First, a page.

Mary Ann Caws is a distinguished professor in the graduate school of the City University of New York, teaching in three departments: English, French and Comparative Literature. She has published more than 50 books on subjects ranging from Picasso to Virginia Wolf. But perhaps she is most widely known for her translations—her Surrealist Love Poems proved a mini bestseller—and many major books on surrealism.
This story first appeared in the November 24, 2008 issue of WWD. Subscribe Today.
Once, at a talk at La Maison Française in New York, she was asked what had drawn her to surrealism. We were waiting for a complex, intellectual answer on the role of automatic writing, of dream imagery, of the life of the unconscious. She turned to the slide on the screen behind her of a small group of surrealists in their Twenties heyday and pointed to André Breton: “Look at that face,” she said smiling. A most surrealist reply with a hint of Dada, but also a response from the heart: Mary Ann Caws loves beauty, loves life.
Nowhere is that love better expressed than in her new book, Provencal Cooking: Savoring the Simple Life in France. For more than half her life she has spent her summers in Provence, France—the Vaucluse, especially—where she lives in a little house she renovated stone by stone over many years. Provencal Cooking describes those years of struggling to turn a shack without running water and electricity into a home for herself and her two children.
One might say that we have already read that book elsewhere— A Year in Provence, say, with its charming record of the tribulations of house renovation in a land of xenophobic locals hardened to the wants of outsiders. Caws’ book tells that story beautifully, but more, and to its core, Provencal Cooking is a book of lingering meals and the love that went into making them, a book of sustained friendships, especially with the great Provencal poet René Char—her guide in the ways and customs of Provence and whose translator she eventually became. Hers is a book about a profound love of place: a region arid, hot, waterless, craggy, but rich with fields of wild flowers and lavender and steeped in tradition and antiquity still alive in the Roman ruins and stone walls half buried in the soil.
The book’s subtitle, Savoring the Simple Life in France, announces fully the theme that weaves through her account of daily life. Each page is a savoring of life, pointing out to us by implication that moments of beauty, of quiet joy, are everywhere, if only we slow down our pace and open our eyes to the exotic nature of the ordinary. Caws turns the simple and often dull activity of shopping for food into a ritual of small wonders. She goes to the same market and to the same right fishmonger to discuss the correct fish for dinner that evening. This takes time and consideration, and broaches many topics other than the piscatorial, as does the discussion with the right merchant in another village of the proper local wine to accompany the fish.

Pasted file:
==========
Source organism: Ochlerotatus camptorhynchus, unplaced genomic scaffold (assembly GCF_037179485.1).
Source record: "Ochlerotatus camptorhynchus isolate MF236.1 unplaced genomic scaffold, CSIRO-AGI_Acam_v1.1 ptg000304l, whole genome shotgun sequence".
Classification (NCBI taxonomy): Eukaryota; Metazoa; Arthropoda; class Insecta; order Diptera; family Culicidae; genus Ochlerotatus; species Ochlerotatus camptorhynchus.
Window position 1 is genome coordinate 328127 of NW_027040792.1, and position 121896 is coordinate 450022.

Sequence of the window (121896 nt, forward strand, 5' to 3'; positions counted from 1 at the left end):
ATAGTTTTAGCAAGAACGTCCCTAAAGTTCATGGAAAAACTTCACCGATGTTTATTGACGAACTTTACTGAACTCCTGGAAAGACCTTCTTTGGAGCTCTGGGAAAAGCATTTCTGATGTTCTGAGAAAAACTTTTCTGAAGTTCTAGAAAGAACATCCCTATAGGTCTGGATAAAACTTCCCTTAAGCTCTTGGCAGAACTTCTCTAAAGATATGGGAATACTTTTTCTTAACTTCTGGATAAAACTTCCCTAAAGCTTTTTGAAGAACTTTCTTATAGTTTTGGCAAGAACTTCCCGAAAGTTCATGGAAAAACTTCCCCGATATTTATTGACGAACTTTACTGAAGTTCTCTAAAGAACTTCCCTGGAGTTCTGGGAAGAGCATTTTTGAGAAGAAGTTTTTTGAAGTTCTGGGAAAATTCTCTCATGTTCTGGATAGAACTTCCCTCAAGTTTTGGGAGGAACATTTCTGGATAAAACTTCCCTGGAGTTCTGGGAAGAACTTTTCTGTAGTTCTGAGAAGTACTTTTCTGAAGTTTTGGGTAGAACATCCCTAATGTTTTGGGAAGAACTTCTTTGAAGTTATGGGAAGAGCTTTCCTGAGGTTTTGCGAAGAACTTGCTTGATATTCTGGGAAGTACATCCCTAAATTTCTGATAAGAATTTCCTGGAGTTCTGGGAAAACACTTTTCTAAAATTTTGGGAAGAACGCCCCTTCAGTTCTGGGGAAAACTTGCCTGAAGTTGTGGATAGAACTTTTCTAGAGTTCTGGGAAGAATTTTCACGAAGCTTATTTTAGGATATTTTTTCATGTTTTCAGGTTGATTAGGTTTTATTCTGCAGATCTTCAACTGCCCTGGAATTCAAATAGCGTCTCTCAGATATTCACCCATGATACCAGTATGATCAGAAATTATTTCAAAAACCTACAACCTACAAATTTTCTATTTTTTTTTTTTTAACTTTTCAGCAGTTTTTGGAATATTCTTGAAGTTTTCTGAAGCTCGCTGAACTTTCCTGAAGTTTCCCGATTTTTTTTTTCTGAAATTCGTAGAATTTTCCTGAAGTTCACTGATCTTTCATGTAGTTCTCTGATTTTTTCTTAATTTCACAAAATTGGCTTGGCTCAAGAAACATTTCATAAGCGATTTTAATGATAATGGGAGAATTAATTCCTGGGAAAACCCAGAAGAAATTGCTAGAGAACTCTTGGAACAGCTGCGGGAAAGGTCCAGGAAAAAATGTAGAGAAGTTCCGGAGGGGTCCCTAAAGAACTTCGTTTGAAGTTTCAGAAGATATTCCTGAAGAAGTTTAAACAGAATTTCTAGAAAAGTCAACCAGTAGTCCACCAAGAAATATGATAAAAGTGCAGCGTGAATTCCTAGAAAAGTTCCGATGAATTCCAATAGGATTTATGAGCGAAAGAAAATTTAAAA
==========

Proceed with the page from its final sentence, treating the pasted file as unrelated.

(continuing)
At times, she makes long detours to other villages and markets in the hunt for the perfect melon. “Nothing in the world puts you in a better mood, if you are French, than going a long way to get a small, perfect thing,” Caws observes. Everything in its place, everything in its time. It’s a tightly knit world where lunch with neighbors might last all afternoon and evening, and then extend, after a nap, to a dessert hour later at 10 p.m.
It took years for her neighbors to accept her and her children as belonging, like the seasons, in the rhythm of their life and to share with her their traditional family recipes, 40 pages of which conclude this book. When Caws is not gardening, drawing water from a place not too near, reading, translating, repairing a beam or a window, she is making meals for her family and friends—the simplest of dinners exciting our appetites: “We are having my poulet a l’estragon, this chicken I have baked with the tarragon I have grown upstairs, a bit of ham and a whole onion in its crevasses, surrounded with tiny irregular potatoes to soak up the juice and the splash of olive oil I added for the flavor.”
Part of the pleasure of this slender but rich book is the charm and honesty of its prose, the simplicity and unadorned eloquence of Caws’ voice sharing with us her love for the little patch of home and its environs. For all her quotidian duties, the seemingly endless work of obtaining and preparing and cooking a meal, the negotiating of narrow roads and hilly climbs by bike or by an old midget car to carry water to the house, there are meditative moments in the beauty of the commonplace: “Outside, against the wall, is a rough stone basin from which the horse used to drink. Over it hangs a grapevine. The grapes ripen at the end of the summer, growing more purple by the day. A large table is placed in the field here, among the grasses and the wild flowers, where you can sit looking at the cherry trees at the end of the field, observe the way the light changes, from the sunshine of early morning to the late darkness lit only by stars.” Amen.
THE PROVENCAL WAY
Figs and White Cheese
“Here, the purple green of the figs (well, I do have a fig tree, and they are greenish-purple, and I pick them the first thing in the morning before the ants get to them…). In any case the color of the figs and the white of the cheese set each other off to perfection, sugared or not, cut up or whole. If you happen to have some green almonds available, put a little dish of them alongside and let each person remove the kernels while eating. The combination is unbeatable.”
—Reprinted with permission from Provencal Cooking